Ruston prepares for changes

This picture just shows part of the changes coming to Ruston, thanks to a DoT grant.

Change is coming to Ruston. 

The Monroe Street Project, part of a U.S. Department of Transportation grant, will bring about aesthetic and assistive changes to the city of Ruston. 

Mayor Ronny Walker said this grant, which totals $17.5 million, will help bring downtown Ruston and the campus of Louisiana Tech together as well as put the last piece of the Rock Island Greenway into place. 

“This is a huge project,” Walker said. “If you walk the greenway and you get to the interstate and come to that old railroad track – that’s going to be a street. There will be an eight-foot bike trail on one side, and a five-foot sidewalk on the other.” 

Then, as the downtown component, Tech and Ruston will flow seamlessly together. 

“When we finish this project and you leave downtown and walk to Tech, it’ll have the same look,” Walker said. “It’ll look the same, plus it’ll have a smart city test bed.” 

A smart city test bed, Walker explained, will usher in a new age of technology for the city. 

“If you leave your house and you want to go downtown to park, you can open an app and see if there’s an open parking spot,” Walker said. “If there’s a shot fired, it can triangulate where the shot was fired. It’s got so many applications. Big companies like Verizon and AT&T want to test stuff in our test bed.”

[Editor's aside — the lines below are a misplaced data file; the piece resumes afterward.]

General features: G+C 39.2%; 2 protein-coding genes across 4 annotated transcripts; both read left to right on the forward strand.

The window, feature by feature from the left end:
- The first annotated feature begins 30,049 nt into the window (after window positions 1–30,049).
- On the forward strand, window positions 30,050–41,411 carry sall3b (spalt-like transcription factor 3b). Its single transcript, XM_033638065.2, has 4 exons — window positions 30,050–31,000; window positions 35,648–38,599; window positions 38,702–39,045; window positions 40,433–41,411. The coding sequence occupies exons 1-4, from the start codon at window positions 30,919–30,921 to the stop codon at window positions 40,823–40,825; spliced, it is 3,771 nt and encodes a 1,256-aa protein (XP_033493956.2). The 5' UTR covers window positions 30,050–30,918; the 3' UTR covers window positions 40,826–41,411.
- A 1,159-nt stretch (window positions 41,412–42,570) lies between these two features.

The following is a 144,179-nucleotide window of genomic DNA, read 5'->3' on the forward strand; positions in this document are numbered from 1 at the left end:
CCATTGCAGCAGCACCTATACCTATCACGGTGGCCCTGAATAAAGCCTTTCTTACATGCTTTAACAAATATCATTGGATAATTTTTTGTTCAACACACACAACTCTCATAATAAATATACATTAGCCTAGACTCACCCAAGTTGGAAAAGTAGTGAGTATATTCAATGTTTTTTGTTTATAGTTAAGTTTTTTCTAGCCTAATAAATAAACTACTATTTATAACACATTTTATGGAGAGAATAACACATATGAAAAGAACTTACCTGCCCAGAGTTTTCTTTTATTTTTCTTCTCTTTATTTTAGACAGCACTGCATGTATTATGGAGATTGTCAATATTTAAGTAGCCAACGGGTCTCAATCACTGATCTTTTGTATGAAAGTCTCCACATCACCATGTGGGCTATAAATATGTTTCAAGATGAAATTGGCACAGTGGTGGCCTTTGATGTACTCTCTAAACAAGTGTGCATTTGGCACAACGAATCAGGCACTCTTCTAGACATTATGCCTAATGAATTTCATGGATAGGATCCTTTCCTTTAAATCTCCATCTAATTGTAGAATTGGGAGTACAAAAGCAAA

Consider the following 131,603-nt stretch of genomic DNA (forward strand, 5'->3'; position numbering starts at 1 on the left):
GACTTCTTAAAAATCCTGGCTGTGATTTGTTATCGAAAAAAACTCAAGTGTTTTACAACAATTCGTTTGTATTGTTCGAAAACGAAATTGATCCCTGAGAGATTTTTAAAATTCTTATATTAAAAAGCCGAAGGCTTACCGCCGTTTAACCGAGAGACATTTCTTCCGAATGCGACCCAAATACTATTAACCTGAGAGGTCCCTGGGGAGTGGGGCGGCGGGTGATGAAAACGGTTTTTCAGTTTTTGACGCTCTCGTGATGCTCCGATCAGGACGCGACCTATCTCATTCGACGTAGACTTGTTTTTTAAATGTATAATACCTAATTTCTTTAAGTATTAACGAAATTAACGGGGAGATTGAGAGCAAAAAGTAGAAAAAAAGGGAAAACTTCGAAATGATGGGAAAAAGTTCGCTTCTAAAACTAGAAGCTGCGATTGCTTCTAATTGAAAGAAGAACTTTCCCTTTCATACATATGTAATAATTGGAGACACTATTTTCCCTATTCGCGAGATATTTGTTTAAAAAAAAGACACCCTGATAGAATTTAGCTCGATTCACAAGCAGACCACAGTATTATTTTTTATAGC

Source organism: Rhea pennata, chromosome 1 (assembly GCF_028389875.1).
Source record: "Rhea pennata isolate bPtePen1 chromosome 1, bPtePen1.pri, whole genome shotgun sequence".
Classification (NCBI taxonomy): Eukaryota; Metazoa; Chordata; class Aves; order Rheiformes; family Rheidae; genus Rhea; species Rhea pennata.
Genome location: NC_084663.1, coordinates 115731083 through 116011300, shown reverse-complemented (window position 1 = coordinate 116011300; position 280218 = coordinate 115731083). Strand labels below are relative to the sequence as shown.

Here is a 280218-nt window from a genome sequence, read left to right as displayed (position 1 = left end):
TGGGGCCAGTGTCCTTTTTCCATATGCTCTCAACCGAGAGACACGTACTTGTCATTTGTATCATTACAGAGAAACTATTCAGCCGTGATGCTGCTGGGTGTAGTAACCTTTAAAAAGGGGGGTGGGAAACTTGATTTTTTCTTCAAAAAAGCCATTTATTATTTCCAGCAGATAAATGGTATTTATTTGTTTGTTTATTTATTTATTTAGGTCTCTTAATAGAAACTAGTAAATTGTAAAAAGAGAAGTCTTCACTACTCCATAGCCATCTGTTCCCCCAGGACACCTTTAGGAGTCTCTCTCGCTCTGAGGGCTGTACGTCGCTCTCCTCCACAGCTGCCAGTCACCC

Another benefit from being a smart city test bed will be autonomous vehicles in downtown Ruston. 

“Right now we use a shuttle,” Walker said. “We hope if we can finish up a four-block area, we can have autonomous vehicles running from downtown Ruston to Joe Alliet Stadium.” 

Naturally, though, this grant does come with a price tag. Walker said the money for this project will come from sales taxes and reserves, much of it from the sales tax money that is generated from Ruston’s Sports Complex. 

“We have to put up about $3 million,” Walker said. “Tech has to put up some money too, but this is why we get grants. We’re willing to put up some money.” 

The grant, along with Tech being in close proximity, encourages big tech companies to come to north Louisiana, Walker said. He said when applying for this grant, he saw that in the last 10 years, $145 million grants in these funds came to the state – but less than 3% came to north Louisiana. 

“When I went to D.C. and lobbied for this, that was my message,” he said. “And we received $17.5 million. Only one other grant was awarded that was larger than ours; it was in Hawaii, and they received $20 million. This is huge. No one in north Louisiana has received one like this.” 


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